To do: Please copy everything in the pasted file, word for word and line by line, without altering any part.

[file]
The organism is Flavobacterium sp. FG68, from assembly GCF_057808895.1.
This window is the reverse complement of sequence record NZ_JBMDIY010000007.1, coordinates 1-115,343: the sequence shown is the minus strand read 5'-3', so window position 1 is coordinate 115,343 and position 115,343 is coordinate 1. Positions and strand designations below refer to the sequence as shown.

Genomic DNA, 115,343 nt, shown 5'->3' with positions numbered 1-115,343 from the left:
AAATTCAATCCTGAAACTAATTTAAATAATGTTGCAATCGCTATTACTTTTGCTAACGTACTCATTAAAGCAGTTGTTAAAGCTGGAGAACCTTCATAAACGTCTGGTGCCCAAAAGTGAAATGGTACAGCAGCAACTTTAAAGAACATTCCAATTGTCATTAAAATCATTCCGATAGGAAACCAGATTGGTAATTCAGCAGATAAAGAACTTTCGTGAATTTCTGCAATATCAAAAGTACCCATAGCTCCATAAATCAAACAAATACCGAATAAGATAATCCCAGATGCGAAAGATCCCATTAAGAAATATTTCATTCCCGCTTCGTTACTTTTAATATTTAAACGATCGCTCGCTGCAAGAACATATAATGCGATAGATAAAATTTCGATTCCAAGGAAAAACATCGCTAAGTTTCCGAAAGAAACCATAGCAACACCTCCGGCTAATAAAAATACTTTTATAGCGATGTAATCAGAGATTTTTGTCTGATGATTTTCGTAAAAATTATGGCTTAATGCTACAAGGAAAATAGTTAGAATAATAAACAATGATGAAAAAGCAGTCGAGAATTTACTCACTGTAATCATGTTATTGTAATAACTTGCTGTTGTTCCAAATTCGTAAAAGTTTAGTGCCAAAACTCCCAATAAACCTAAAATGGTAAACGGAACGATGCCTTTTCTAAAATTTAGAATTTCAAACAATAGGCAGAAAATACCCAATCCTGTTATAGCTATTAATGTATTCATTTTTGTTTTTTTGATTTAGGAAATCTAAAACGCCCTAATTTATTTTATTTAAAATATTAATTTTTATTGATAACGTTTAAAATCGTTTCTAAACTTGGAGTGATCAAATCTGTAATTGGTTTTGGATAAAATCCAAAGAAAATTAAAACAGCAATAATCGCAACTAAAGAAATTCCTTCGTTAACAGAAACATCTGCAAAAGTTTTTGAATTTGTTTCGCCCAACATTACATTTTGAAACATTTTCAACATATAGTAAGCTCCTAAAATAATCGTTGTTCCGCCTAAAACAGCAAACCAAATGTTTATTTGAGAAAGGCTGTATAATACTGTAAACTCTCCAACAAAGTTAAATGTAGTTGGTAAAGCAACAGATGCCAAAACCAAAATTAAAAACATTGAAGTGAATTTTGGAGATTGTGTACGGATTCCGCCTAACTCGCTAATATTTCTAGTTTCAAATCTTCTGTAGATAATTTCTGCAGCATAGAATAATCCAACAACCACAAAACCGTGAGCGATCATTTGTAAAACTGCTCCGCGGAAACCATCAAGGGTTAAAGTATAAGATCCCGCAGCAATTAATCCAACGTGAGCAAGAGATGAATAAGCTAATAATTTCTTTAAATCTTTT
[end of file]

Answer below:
The organism is Flavobacterium sp. FG68, from assembly GCF_057808895.1.
This window is the reverse complement of sequence record NZ_JBMDIY010000007.1, coordinates 1-115,343: the sequence shown is the minus strand read 5'-3', so window position 1 is coordinate 115,343 and position 115,343 is coordinate 1. Positions and strand designations below refer to the sequence as shown.

Genomic DNA, 115,343 nt, shown 5'->3' with positions numbered 1-115,343 from the left:
AAATTCAATCCTGAAACTAATTTAAATAATGTTGCAATCGCTATTACTTTTGCTAACGTACTCATTAAAGCAGTTGTTAAAGCTGGAGAACCTTCATAAACGTCTGGTGCCCAAAAGTGAAATGGTACAGCAGCAACTTTAAAGAACATTCCAATTGTCATTAAAATCATTCCGATAGGAAACCAGATTGGTAATTCAGCAGATAAAGAACTTTCGTGAATTTCTGCAATATCAAAAGTACCCATAGCTCCATAAATCAAACAAATACCGAATAAGATAATCCCAGATGCGAAAGATCCCATTAAGAAATATTTCATTCCCGCTTCGTTACTTTTAATATTTAAACGATCGCTCGCTGCAAGAACATATAATGCGATAGATAAAATTTCGATTCCAAGGAAAAACATCGCTAAGTTTCCGAAAGAAACCATAGCAACACCTCCGGCTAATAAAAATACTTTTATAGCGATGTAATCAGAGATTTTTGTCTGATGATTTTCGTAAAAATTATGGCTTAATGCTACAAGGAAAATAGTTAGAATAATAAACAATGATGAAAAAGCAGTCGAGAATTTACTCACTGTAATCATGTTATTGTAATAACTTGCTGTTGTTCCAAATTCGTAAAAGTTTAGTGCCAAAACTCCCAATAAACCTAAAATGGTAAACGGAACGATGCCTTTTCTAAAATTTAGAATTTCAAACAATAGGCAGAAAATACCCAATCCTGTTATAGCTATTAATGTATTCATTTTTGTTTTTTTGATTTAGGAAATCTAAAACGCCCTAATTTATTTTATTTAAAATATTAATTTTTATTGATAACGTTTAAAATCGTTTCTAAACTTGGAGTGATCAAATCTGTAATTGGTTTTGGATAAAATCCAAAGAAAATTAAAACAGCAATAATCGCAACTAAAGAAATTCCTTCGTTAACAGAAACATCTGCAAAAGTTTTTGAATTTGTTTCGCCCAACATTACATTTTGAAACATTTTCAACATATAGTAAGCTCCTAAAATAATCGTTGTTCCGCCTAAAACAGCAAACCAAATGTTTATTTGAGAAAGGCTGTATAATACTGTAAACTCTCCAACAAAGTTAAATGTAGTTGGTAAAGCAACAGATGCCAAAACCAAAATTAAAAACATTGAAGTGAATTTTGGAGATTGTGTACGGATTCCGCCTAACTCGCTAATATTTCTAGTTTCAAATCTTCTGTAGATAATTTCTGCAGCATAGAATAATCCAACAACCACAAAACCGTGAGCGATCATTTGTAAAACTGCTCCGCGGAAACCATCAAGGGTTAAAGTATAAGATCCCGCAGCAATTAATCCAACGTGAGCAAGAGATGAATAAGCTAATAATTTCTTTAAATCTTTT